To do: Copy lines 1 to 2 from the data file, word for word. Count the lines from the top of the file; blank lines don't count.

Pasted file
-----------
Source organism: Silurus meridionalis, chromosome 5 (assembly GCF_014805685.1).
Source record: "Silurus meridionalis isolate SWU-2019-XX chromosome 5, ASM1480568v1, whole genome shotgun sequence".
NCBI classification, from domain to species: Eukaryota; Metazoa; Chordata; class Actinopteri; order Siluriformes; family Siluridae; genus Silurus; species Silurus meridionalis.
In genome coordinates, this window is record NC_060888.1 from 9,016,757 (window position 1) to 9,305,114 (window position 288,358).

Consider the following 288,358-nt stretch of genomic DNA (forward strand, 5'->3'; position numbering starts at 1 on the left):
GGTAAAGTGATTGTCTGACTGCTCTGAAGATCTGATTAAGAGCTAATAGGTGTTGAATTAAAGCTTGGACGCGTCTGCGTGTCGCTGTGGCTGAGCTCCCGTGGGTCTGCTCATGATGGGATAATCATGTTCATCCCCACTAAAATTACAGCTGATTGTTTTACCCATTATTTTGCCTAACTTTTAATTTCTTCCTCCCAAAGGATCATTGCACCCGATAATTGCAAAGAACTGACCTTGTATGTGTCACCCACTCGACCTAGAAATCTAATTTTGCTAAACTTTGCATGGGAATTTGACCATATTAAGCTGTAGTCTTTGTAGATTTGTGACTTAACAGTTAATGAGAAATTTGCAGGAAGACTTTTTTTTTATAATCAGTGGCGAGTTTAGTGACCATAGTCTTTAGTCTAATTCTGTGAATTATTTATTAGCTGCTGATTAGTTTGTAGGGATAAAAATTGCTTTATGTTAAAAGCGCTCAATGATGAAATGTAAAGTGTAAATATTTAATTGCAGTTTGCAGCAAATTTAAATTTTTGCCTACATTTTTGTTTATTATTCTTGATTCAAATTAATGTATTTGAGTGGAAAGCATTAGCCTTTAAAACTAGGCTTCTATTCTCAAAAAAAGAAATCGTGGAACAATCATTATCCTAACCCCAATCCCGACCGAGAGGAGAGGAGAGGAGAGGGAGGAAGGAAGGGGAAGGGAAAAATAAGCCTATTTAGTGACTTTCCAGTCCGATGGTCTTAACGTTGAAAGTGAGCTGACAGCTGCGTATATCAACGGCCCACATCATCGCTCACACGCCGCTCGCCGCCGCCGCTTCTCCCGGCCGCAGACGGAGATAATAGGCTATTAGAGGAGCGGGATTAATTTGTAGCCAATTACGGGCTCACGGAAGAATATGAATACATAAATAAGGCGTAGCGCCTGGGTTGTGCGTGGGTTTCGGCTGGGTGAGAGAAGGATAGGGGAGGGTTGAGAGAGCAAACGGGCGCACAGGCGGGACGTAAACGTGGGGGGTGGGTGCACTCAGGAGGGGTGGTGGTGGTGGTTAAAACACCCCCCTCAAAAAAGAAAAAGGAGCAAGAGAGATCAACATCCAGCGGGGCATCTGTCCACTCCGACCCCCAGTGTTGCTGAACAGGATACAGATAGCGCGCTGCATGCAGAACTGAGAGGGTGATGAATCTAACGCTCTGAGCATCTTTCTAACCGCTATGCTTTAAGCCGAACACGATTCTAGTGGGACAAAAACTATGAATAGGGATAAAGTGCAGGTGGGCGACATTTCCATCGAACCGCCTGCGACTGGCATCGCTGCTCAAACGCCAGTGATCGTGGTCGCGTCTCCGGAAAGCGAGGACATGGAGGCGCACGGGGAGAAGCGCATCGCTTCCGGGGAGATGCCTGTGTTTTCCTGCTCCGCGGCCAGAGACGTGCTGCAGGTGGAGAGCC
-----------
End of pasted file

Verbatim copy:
Source organism: Silurus meridionalis, chromosome 5 (assembly GCF_014805685.1).
Source record: "Silurus meridionalis isolate SWU-2019-XX chromosome 5, ASM1480568v1, whole genome shotgun sequence".